TOKYO (AFP) - Thai Prime Minister Abhisit Vejjajiva said the nation was "back on track" as he tried Friday to reassure Japan, the kingdom's largest investor, after months of political unrest.
The 44-year-old premier, who has been in office for less than two months, admitted on a visit here that last year had been "especially difficult" for Thailand due to severe "disunity in society."
"Amidst these external and domestic problems I stand before you to reassure you that at this time Thailand is back on track," he told a Tokyo gathering of business leaders.
Protesters blockaded Bangkok's airports for more than a week late last year, stranding tourists -- including many Japanese -- to force out the government then linked to influential former premier Thaksin Shinawatra.
The central bank estimates the blockade cost the kingdom more than eight billion dollars.
"The situation is back to a state of normalcy. Peace has been restored, and I strongly hope that by speaking before you today your trust and confidence in Thailand will be fully restored," Abhisit said.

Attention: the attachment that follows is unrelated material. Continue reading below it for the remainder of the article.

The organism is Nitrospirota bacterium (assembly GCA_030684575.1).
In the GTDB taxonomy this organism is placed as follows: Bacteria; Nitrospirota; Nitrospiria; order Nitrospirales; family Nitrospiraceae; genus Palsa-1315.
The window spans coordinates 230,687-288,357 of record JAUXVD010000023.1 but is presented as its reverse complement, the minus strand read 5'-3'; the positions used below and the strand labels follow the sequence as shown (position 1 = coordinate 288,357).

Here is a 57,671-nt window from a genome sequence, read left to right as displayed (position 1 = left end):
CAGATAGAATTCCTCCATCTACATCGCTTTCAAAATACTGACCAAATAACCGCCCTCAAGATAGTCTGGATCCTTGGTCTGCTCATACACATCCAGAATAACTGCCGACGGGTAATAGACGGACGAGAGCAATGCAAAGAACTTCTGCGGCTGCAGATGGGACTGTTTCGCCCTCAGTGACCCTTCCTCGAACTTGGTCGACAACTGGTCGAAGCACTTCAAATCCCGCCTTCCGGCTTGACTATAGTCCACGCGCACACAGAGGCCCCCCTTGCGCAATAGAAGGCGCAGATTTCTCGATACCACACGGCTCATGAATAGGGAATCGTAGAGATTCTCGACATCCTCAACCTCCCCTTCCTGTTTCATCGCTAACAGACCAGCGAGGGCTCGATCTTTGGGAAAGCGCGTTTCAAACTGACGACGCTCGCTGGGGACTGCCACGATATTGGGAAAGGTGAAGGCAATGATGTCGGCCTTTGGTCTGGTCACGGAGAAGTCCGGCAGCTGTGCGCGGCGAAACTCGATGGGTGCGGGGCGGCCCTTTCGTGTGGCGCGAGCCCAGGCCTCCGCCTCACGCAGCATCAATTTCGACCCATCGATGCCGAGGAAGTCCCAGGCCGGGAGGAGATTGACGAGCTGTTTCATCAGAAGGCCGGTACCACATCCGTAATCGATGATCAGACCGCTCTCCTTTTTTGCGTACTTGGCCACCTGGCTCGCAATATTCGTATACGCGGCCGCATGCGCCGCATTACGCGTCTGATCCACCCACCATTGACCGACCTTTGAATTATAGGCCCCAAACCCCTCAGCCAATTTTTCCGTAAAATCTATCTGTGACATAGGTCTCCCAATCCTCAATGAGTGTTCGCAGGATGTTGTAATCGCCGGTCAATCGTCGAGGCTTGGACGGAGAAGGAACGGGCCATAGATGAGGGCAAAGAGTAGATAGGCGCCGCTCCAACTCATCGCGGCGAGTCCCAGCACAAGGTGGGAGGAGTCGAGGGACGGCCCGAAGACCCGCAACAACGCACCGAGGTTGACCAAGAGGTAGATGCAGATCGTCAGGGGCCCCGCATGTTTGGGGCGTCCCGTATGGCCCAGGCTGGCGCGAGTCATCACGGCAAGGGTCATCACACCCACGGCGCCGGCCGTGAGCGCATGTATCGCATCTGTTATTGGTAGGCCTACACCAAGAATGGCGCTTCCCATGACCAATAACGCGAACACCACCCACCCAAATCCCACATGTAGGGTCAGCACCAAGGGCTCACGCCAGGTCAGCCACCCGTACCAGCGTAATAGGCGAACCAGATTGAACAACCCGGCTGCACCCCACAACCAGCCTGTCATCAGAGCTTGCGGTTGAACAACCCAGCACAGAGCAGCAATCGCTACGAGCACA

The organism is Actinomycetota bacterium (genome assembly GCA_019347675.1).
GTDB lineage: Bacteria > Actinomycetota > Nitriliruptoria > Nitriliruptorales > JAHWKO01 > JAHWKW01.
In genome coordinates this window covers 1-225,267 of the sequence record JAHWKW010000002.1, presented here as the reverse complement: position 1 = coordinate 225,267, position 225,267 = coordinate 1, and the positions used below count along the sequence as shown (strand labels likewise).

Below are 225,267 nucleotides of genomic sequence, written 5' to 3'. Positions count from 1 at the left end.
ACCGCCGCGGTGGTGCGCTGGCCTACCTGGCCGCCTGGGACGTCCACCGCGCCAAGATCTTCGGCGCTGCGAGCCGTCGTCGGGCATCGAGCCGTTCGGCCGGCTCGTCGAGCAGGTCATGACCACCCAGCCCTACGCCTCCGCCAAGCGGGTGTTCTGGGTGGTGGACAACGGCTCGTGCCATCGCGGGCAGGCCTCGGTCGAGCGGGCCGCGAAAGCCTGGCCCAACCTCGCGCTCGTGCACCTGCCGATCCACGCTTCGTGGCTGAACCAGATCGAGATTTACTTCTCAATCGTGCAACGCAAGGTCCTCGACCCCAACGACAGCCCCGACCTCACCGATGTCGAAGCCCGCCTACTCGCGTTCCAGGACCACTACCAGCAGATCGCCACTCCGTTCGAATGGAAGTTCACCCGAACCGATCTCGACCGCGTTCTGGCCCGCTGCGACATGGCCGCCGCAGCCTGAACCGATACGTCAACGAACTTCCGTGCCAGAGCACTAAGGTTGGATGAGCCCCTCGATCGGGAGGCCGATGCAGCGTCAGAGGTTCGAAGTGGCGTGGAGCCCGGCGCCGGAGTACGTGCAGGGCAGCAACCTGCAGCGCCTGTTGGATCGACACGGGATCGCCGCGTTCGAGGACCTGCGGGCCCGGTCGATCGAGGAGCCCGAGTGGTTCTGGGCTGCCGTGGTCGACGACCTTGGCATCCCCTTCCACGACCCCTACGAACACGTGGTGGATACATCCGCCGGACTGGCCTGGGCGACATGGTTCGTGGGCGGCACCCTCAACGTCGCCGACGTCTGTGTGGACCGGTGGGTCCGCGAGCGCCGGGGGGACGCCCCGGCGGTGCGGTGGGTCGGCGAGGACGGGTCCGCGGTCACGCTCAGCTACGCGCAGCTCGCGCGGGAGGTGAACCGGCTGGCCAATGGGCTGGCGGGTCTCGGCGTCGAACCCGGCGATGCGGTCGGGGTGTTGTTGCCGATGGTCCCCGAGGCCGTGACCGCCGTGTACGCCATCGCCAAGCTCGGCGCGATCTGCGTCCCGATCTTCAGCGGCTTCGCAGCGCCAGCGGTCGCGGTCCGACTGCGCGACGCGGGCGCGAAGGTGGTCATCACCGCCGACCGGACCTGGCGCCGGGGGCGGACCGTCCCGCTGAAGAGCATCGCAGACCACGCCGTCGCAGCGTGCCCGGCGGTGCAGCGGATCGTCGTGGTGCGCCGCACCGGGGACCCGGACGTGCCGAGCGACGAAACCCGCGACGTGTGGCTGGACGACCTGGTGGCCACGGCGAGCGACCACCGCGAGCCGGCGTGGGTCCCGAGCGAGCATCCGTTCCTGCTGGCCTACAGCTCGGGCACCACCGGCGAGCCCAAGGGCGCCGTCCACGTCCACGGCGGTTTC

However, his government has also faced street protests -- this time from supporters of Thaksin, a populist tycoon popular in the Thai countryside.
Abhisit, an Oxford-educated economist, arrived late Thursday on a three-day visit to Japan. He was due to meet Prime Minister Taro Aso later Friday.
Japan is Thailand's largest trading partner and has close diplomatic ties including warm relations between their royal families. The two countries were allies during World War II.
Thailand and Japan signed a free-trade deal in 2007 aimed at breaking down trade barriers and boosting trade and investment.
Under that free trade agreement, about 97 percent of Japanese exports to Thailand and 92 percent of Thai exports to Japan will be tariff-free within 10 years.